Home July 2024 East Brunswick Superintendent Seeks to Validate “Gross Lack of Oversight”

East Brunswick Superintendent Seeks to Validate “Gross Lack of Oversight”

Students spoke to news media about a history of unaddressed antisemitism at East Brunswick schools.

Jewish Federation in the Heart of NJ’s Reaction

At the East Brunswick Board of Education meeting June 6, 2024, Superintendent, Dr. Victor Valeski, said the board had concluded its internal investigation of how a high school yearbook photo, now identified as a group of Muslim students, had been placed in the space intended and labeled to show the Jewish Student Association photo—among other alterations and omissions pertaining to representation of the Jewish Student Association in the book.
    Calling the cause of the incident a “gross lack of oversight,” based on the conclusions of an internal investigation, he went on to announce, “We will now initiate a special council investigation by an outside investigator to validate what we have already seen and to draw a thorough, fair conclusion.”

Hundreds gathered at East Brunswick Board of Education meeting to weigh in on questions about systemic bias beyond the yearbook incident involving the Jewish students and Muslim students.

    After the superintendent claimed he and the board have “taken seriously” the response from students and the community to the yearbook incident, the public comment period gave voice to people identifying with the Jewish Student Association and people identifying with the Muslim Student Association providing numerous accounts of East Brunswick schools failing to reckon with a long-standing and systemic history of antisemitism and Islamophobia, respectively—among other speakers.
    Jewish Federation in the Heart of New Jersey reiterated calls for East Brunswick school and board of education officials to return to conversations with Federation and families affected by antisemitism and its mishandling in East Brunswick schools to construct a path forward and correct the district’s, schools’, administrators’, and teachers’ unacceptable missteps of the past, including dismissing one student’s report of antisemitism, not once but twice, saying the student ‘wasn’t offended enough.’ 

Jewish Federation in the Heart of NJ arranged for students from area schools to meet with Senator Vin Gopal, Chair of the New Jersey Senate Education Committee, to relay their experiences of antisemitism in school and to begin discussing remedies for the near and long term.

    The school is now working with Jewish Federation on this front.
    Federation also called for the New Jersey State Legislature to cease in its delays and cancellations of votes on two important bills, [S1292] and [S2937], helping people responsible for recognizing and responding to antisemitism do so.
    On June 20, the NJ Senate committee responsible for those bills voted yes and the bills will now go on to face similar votes in committee and the full Senate. If they pass, they will go to the Governor to sign. Federation urges the community to contact lawmakers to support the bills.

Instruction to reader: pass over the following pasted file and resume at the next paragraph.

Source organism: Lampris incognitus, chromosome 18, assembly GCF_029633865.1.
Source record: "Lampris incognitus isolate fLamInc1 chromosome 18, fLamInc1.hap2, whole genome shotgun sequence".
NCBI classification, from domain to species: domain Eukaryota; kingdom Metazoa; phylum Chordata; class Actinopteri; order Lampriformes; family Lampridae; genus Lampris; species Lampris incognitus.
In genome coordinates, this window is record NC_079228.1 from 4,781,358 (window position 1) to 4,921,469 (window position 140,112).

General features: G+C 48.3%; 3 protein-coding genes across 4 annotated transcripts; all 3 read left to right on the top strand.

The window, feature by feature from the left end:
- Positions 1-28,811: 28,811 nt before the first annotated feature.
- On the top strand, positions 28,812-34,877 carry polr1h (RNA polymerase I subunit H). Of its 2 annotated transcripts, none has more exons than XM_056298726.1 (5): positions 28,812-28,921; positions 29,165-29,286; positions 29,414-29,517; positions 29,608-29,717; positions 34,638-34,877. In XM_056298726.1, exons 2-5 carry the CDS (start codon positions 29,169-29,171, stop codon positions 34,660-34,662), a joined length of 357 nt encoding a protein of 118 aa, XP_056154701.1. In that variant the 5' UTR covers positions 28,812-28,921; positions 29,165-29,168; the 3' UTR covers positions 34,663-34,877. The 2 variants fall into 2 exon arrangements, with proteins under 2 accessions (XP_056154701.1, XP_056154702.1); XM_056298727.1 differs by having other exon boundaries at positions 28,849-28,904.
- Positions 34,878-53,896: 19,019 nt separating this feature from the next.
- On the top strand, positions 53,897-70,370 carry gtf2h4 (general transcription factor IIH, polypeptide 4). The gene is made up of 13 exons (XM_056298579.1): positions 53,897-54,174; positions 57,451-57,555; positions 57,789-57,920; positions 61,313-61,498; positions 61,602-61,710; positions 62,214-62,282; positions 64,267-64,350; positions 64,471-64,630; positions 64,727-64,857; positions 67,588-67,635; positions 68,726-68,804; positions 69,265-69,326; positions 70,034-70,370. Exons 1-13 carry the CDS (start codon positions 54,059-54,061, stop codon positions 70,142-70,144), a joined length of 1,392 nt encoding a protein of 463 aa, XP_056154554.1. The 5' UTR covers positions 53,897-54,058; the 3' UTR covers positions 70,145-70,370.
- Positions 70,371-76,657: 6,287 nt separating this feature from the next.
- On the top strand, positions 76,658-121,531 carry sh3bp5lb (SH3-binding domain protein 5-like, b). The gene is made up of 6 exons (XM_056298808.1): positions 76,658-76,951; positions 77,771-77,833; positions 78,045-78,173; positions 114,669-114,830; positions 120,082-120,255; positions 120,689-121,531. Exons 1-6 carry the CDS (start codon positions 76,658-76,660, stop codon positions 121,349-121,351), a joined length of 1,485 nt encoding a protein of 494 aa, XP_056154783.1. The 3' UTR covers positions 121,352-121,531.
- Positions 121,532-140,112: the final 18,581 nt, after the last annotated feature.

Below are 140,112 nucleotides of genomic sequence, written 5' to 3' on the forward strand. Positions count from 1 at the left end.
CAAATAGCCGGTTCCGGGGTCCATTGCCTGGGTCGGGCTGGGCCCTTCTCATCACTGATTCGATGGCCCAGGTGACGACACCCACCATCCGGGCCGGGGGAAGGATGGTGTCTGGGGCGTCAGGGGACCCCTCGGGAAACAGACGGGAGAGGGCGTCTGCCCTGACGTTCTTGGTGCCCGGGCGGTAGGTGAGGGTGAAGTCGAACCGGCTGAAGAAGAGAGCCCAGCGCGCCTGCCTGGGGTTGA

“While we will never legislate away hate or generations of bias, these bills provide guardrails to support school leaders in doing the right thing at the right time,” said Susan Antman, Federation’s Executive Director.
    That same week, Federation took several students who had experienced antisemitism in East Brunswick and in Marlboro schools to meet NJ Senator Vin Gopal, chair of the Senate Education Committee. They told him of their personal experiences and teed-up discussions for remedies going forward.

Jewish Federation spoke to media outlets from CBS New York to News12 NJ, and beyond, to reinforce the need for high-level attention to the issue of systemic antisemitism from school officials, lawmakers, and the community at large.

    Meanwhile, East Brunswick’s external investigation report had been issued. Among its findings of no purposeful antisemitism, it said:
    The yearbook advisor says she is “really not up on international matters.” Someone involved in the investigation, whose name was redacted in the report, observed with surprise that this faculty member/club advisor was “not aware of the conflict in Israel and Gaza.”
    “Given what we have learned about the behavior of adults at that school toward students experiencing antisemitism, this adult’s disregard for the effects of arguably the biggest development in world history, in this lifetime, to personally affect major segments and indirectly affect all of the student body and the surrounding community, speaks to the kind of indifference that led to atrocities in our past,” added Susan Antman. “For a teacher or advisor in a high school with a history of tension between diverse segments of the student population to indulge in the luxury of ignorance is, in our estimation, a product of bias. While this person may not be aware of her bias, this sort of indifference is no less damaging and no less wrong.”
    For more information and to contact NJ lawmakers connect with Jewish Federation in the Heart of NJ.    


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